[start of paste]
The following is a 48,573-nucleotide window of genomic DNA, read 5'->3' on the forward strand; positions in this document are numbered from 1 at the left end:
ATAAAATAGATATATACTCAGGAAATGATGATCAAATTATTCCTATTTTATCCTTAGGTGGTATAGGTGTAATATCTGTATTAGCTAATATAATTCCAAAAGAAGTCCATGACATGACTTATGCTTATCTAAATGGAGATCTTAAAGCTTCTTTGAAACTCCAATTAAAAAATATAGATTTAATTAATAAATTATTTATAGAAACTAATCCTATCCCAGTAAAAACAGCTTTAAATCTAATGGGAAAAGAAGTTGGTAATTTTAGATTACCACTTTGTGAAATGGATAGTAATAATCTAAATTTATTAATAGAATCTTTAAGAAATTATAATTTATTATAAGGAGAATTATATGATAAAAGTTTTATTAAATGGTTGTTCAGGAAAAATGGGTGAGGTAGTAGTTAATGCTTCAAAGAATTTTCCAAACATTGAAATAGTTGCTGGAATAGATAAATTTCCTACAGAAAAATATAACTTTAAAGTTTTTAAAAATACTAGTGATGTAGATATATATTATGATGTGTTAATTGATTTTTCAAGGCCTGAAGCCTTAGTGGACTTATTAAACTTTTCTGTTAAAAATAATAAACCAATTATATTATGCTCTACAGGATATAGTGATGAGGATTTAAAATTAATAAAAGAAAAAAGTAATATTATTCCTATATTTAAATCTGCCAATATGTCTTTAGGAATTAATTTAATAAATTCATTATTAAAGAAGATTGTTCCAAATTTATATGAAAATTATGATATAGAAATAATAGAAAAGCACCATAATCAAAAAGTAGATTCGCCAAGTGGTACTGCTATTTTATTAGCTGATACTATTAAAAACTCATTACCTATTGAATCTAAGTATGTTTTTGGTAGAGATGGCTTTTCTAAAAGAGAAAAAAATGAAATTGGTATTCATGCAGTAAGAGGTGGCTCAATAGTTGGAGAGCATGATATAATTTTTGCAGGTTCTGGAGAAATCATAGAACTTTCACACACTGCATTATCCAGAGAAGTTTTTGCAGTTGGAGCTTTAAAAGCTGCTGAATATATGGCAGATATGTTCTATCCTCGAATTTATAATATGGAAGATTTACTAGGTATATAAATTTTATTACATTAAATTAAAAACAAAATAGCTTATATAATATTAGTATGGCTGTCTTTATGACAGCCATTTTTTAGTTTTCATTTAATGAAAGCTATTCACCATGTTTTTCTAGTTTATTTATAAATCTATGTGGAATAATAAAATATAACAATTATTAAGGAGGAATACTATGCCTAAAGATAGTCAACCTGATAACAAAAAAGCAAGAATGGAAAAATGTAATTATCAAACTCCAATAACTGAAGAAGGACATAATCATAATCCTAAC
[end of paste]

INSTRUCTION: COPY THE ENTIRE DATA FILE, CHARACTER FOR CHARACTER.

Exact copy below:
The following is a 48,573-nucleotide window of genomic DNA, read 5'->3' on the forward strand; positions in this document are numbered from 1 at the left end:
ATAAAATAGATATATACTCAGGAAATGATGATCAAATTATTCCTATTTTATCCTTAGGTGGTATAGGTGTAATATCTGTATTAGCTAATATAATTCCAAAAGAAGTCCATGACATGACTTATGCTTATCTAAATGGAGATCTTAAAGCTTCTTTGAAACTCCAATTAAAAAATATAGATTTAATTAATAAATTATTTATAGAAACTAATCCTATCCCAGTAAAAACAGCTTTAAATCTAATGGGAAAAGAAGTTGGTAATTTTAGATTACCACTTTGTGAAATGGATAGTAATAATCTAAATTTATTAATAGAATCTTTAAGAAATTATAATTTATTATAAGGAGAATTATATGATAAAAGTTTTATTAAATGGTTGTTCAGGAAAAATGGGTGAGGTAGTAGTTAATGCTTCAAAGAATTTTCCAAACATTGAAATAGTTGCTGGAATAGATAAATTTCCTACAGAAAAATATAACTTTAAAGTTTTTAAAAATACTAGTGATGTAGATATATATTATGATGTGTTAATTGATTTTTCAAGGCCTGAAGCCTTAGTGGACTTATTAAACTTTTCTGTTAAAAATAATAAACCAATTATATTATGCTCTACAGGATATAGTGATGAGGATTTAAAATTAATAAAAGAAAAAAGTAATATTATTCCTATATTTAAATCTGCCAATATGTCTTTAGGAATTAATTTAATAAATTCATTATTAAAGAAGATTGTTCCAAATTTATATGAAAATTATGATATAGAAATAATAGAAAAGCACCATAATCAAAAAGTAGATTCGCCAAGTGGTACTGCTATTTTATTAGCTGATACTATTAAAAACTCATTACCTATTGAATCTAAGTATGTTTTTGGTAGAGATGGCTTTTCTAAAAGAGAAAAAAATGAAATTGGTATTCATGCAGTAAGAGGTGGCTCAATAGTTGGAGAGCATGATATAATTTTTGCAGGTTCTGGAGAAATCATAGAACTTTCACACACTGCATTATCCAGAGAAGTTTTTGCAGTTGGAGCTTTAAAAGCTGCTGAATATATGGCAGATATGTTCTATCCTCGAATTTATAATATGGAAGATTTACTAGGTATATAAATTTTATTACATTAAATTAAAAACAAAATAGCTTATATAATATTAGTATGGCTGTCTTTATGACAGCCATTTTTTAGTTTTCATTTAATGAAAGCTATTCACCATGTTTTTCTAGTTTATTTATAAATCTATGTGGAATAATAAAATATAACAATTATTAAGGAGGAATACTATGCCTAAAGATAGTCAACCTGATAACAAAAAAGCAAGAATGGAAAAATGTAATTATCAAACTCCAATAACTGAAGAAGGACATAATCATAATCCTAAC